It recalls Former Foreign Minister George Yeo’s words about remembering one’s “place in society” before engaging in political debate, and reminding people not to take on “those in authority as ‘equals’.” Does this sound like meritocracy and democracy?
For more information, check out The Ruling Elite of Singapore, academic Michael Barr’s book on how personal networks form the true core of power and influence in Singapore.
3. “You’re Throwing Away Your Future!”
Photo by Caroline Chia/SPH
I did quite well throughout most of my years as a primary and secondary school student in Singapore (Katong Convent Primary School and St. Anthony’s Canossian Secondary School, respectively). I attended Temasek Polytechnic for 1.5 years (I was enrolled in mass communications).
I switched from the pure science stream to arts stream when I was in Secondary 3, by choice, because I preferred the arts curriculum and the subjects there.
I didn’t hate math or science — I just had a higher level of interest in history and literature instead of a triple science combination (physics/biology/ chemistry).
Some of my fellow schoolmates at the time were shocked beyond belief that I made that switch.
Schoolmate #1: “But you’re the smartest student in the whole level!” (I was the top student for two years.)
Schoolmate #2: “OH MY GOD. What are you doing? You’re throwing away your future!”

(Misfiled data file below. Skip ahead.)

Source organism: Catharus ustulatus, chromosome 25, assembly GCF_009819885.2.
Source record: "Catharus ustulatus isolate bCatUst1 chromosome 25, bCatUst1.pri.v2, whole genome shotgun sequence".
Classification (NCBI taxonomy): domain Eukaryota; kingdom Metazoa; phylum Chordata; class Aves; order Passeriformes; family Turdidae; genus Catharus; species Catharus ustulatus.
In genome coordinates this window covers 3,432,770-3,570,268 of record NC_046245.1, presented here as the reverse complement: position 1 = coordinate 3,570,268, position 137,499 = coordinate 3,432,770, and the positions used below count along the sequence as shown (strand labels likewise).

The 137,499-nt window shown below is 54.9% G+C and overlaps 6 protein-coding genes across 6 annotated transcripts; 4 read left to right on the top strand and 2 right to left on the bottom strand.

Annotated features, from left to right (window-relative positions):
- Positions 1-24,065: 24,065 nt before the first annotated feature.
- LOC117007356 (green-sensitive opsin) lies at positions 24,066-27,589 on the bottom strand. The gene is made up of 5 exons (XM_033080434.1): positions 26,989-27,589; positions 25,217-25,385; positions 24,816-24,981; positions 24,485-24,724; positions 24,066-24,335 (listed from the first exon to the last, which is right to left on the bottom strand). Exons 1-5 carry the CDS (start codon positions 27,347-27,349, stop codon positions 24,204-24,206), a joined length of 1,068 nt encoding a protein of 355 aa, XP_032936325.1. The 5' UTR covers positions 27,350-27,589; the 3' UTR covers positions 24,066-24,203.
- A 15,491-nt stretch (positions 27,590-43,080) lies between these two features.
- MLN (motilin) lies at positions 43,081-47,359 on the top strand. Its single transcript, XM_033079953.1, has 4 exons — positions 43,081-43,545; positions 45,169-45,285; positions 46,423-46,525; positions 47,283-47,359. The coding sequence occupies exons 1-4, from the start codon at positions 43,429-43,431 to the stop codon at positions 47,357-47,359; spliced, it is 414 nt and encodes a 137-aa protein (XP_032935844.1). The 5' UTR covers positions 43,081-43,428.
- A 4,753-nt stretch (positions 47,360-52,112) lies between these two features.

I just kept quiet at the time as I thought to myself:
Dudes, all I’m doing is switching from the pure science to arts stream BECAUSE I want to study subjects I’m actually interested in. How is this going to limit my future? If things are really so confined or restrictive, I can seek out other avenues later, even if it means checking things out in another country if the situation is so bad that I have to extricate myself from it entirely.
Turns out that I did end up removing myself from the situation entirely. Why? Because (many years later), I realize the value of being capable of independent thought, instead of having to conform to a system.
Now I don’t mean the exact opposite, where systems are completely useless because everybody should be “free” to do what they want (and that’s coming from somebody who’s a self-described author/artist/non-conformist).
But when there is a problem, or problems, with a system, then it is in everybody’s interest that those points be made clearly and factually.
4. The Real Truth of the System’s ‘Mantra’
The extreme “rote learning” method in Singapore forces students to score well for the exams by memorizing and regurgitating facts.